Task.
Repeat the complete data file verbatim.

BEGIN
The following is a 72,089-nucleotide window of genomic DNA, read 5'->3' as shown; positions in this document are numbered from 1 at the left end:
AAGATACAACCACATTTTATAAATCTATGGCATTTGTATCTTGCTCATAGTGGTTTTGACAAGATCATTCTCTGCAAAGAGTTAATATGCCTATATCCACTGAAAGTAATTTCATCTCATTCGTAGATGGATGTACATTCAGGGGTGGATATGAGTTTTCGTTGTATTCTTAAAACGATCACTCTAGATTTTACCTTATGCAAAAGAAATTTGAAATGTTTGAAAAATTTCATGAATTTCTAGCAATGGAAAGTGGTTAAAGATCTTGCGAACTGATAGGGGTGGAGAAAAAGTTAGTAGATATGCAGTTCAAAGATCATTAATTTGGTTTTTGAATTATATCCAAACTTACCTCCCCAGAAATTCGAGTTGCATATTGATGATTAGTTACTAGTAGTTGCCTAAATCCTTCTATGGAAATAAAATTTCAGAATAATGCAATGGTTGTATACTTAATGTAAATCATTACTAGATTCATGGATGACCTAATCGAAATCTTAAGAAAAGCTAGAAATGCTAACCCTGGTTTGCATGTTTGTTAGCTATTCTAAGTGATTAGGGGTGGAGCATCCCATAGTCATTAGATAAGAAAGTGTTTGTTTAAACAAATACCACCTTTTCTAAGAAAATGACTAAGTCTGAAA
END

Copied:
The following is a 72,089-nucleotide window of genomic DNA, read 5'->3' as shown; positions in this document are numbered from 1 at the left end:
AAGATACAACCACATTTTATAAATCTATGGCATTTGTATCTTGCTCATAGTGGTTTTGACAAGATCATTCTCTGCAAAGAGTTAATATGCCTATATCCACTGAAAGTAATTTCATCTCATTCGTAGATGGATGTACATTCAGGGGTGGATATGAGTTTTCGTTGTATTCTTAAAACGATCACTCTAGATTTTACCTTATGCAAAAGAAATTTGAAATGTTTGAAAAATTTCATGAATTTCTAGCAATGGAAAGTGGTTAAAGATCTTGCGAACTGATAGGGGTGGAGAAAAAGTTAGTAGATATGCAGTTCAAAGATCATTAATTTGGTTTTTGAATTATATCCAAACTTACCTCCCCAGAAATTCGAGTTGCATATTGATGATTAGTTACTAGTAGTTGCCTAAATCCTTCTATGGAAATAAAATTTCAGAATAATGCAATGGTTGTATACTTAATGTAAATCATTACTAGATTCATGGATGACCTAATCGAAATCTTAAGAAAAGCTAGAAATGCTAACCCTGGTTTGCATGTTTGTTAGCTATTCTAAGTGATTAGGGGTGGAGCATCCCATAGTCATTAGATAAGAAAGTGTTTGTTTAAACAAATACCACCTTTTCTAAGAAAATGACTAAGTCTGAAA